Elizabeth Warren: A Harsh Mistress
Last week, Elizabeth Warren, a Democrat who is campaigning for the position of United States senator from Massachusetts, was seen in a video taken at one of her campaign stops. In this video, Warren lays out her argument for why people who create jobs and wealth in our country are not shouldering their fair share of the tax burden.
The release of the video was intended to dispel the notion that attempts by Democrats to tax the rich are the result of class warfare. In the video, Warren lays out her argument for taxing the rich in the form of an imaginary conversation with a fictitious "factory owner." She concludes that the factory owner is morally bound to surrender an arbitrary portion of his earnings to the government as compensation for the good deeds of other members of society. I find that her argument lacks merit.
Here is what she said in the video (starting at 0:55):
There is no one in this country who got rich on his own. Nobody.
You built a factory out there? Good for you. But I want to be clear: you moved your goods to market on the roads the rest of us paid for; you hired workers the rest of us paid to educate; you were, uh, safe in your factory because of police forces and fire forces that the rest of us paid for. You didn't have to worry that marauding bands would come and seize everything at your factory, and hire someone to protect against this, because of the work the rest of us did.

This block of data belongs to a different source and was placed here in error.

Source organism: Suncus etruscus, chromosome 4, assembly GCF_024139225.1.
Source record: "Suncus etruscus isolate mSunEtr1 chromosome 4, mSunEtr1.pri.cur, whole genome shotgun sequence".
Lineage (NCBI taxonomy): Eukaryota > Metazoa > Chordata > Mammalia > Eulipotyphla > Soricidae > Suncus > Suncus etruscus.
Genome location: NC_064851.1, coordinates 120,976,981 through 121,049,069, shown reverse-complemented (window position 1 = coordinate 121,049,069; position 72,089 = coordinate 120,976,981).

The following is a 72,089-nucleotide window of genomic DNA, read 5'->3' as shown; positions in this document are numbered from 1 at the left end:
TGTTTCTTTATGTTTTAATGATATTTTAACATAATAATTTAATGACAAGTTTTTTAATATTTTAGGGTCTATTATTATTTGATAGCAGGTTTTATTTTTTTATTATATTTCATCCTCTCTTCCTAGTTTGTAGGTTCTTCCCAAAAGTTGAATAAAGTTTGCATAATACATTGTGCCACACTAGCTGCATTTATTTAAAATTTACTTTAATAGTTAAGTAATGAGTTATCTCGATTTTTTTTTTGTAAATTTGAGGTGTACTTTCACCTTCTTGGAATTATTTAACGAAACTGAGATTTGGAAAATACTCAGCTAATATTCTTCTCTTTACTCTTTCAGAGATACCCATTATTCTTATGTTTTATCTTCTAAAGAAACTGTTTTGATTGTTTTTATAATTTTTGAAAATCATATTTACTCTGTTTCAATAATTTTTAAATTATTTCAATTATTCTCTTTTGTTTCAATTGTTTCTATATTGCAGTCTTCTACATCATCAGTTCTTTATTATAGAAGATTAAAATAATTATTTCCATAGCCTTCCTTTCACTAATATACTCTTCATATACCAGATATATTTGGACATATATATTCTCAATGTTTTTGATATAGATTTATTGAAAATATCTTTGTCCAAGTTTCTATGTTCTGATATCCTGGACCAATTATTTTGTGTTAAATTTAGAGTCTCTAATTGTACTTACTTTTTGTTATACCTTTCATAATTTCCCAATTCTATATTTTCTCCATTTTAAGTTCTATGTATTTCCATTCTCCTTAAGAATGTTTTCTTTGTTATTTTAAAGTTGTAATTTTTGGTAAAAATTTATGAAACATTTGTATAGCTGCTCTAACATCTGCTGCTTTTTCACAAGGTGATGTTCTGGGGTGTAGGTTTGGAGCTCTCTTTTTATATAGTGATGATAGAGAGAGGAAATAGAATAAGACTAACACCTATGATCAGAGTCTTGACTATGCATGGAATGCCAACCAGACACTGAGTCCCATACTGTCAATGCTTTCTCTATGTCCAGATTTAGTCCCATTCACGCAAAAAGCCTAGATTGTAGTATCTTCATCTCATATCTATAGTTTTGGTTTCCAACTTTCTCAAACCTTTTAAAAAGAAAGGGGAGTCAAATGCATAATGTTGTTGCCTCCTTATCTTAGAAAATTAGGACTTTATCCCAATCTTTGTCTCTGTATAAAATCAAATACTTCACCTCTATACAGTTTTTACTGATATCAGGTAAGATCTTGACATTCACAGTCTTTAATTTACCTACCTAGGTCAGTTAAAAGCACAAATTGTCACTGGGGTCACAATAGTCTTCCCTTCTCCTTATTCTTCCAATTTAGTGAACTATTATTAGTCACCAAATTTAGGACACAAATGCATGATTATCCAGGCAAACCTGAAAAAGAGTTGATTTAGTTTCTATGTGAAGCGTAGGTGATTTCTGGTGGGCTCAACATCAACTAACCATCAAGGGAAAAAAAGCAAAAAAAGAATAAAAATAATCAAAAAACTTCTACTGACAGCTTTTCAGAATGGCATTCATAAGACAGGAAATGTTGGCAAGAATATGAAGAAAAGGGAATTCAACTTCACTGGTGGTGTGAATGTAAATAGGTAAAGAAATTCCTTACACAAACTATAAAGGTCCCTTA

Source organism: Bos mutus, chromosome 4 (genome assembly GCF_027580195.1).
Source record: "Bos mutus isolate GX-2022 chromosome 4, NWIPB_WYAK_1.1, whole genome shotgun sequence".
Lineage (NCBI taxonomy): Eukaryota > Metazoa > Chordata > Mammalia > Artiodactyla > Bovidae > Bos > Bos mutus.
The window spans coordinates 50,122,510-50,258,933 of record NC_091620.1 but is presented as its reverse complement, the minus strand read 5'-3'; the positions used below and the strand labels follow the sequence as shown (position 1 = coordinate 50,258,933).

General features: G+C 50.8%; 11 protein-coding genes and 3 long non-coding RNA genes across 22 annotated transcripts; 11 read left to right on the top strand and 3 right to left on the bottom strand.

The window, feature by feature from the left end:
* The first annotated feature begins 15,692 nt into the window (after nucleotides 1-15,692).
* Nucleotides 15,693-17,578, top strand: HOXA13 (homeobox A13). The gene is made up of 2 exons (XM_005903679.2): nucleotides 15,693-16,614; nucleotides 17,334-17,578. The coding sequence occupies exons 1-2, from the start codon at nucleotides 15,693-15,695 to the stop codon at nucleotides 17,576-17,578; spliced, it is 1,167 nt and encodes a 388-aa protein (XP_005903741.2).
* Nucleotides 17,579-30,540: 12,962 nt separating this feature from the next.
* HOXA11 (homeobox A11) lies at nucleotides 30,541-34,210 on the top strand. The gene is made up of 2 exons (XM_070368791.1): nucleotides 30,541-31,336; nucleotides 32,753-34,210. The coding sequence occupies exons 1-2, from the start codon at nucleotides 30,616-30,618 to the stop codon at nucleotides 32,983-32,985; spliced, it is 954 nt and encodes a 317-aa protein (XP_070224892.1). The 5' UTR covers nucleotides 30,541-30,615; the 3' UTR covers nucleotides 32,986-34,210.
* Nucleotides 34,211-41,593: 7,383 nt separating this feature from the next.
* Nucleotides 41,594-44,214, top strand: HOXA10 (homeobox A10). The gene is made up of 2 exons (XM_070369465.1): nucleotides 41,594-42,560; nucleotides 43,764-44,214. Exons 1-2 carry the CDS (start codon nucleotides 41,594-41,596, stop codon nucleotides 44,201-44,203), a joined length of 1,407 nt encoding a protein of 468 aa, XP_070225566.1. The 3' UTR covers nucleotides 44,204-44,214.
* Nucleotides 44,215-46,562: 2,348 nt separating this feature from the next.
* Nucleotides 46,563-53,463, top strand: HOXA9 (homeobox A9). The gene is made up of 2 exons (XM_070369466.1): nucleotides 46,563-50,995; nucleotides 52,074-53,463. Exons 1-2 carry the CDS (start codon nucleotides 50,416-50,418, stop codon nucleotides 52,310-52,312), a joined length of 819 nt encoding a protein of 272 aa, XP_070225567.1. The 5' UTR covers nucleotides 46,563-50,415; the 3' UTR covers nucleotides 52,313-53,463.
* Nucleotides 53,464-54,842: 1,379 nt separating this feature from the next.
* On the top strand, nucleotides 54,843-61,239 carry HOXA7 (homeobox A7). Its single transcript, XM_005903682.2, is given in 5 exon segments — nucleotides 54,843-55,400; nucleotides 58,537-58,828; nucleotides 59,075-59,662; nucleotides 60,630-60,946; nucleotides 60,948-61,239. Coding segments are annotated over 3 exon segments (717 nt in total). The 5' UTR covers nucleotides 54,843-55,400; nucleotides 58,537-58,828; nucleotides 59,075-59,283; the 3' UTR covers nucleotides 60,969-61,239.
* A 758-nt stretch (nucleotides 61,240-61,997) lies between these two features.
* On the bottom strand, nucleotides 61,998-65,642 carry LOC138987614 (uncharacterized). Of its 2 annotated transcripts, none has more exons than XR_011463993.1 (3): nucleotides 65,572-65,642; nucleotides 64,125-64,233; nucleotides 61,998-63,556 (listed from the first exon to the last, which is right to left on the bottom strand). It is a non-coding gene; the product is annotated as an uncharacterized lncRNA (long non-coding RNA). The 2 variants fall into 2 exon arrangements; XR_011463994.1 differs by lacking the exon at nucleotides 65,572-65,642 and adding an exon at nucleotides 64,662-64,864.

Now look, you built a factory and it turned into something terrific, or a great idea? God bless. Keep a big hunk of it. But part of the underlying social contract is you take a chunk of that and pay forward for the next kid who comes along.
It is clear from her words that Warren is making not a practical argument for taxing the rich, but rather a moral one. The morality of the argument can be found, according to her, in the concept of the social contract as well as in the concept of "pay it forward." These are concepts that are important to discuss, but first let's examine the foundations she lays to justify engaging these concepts.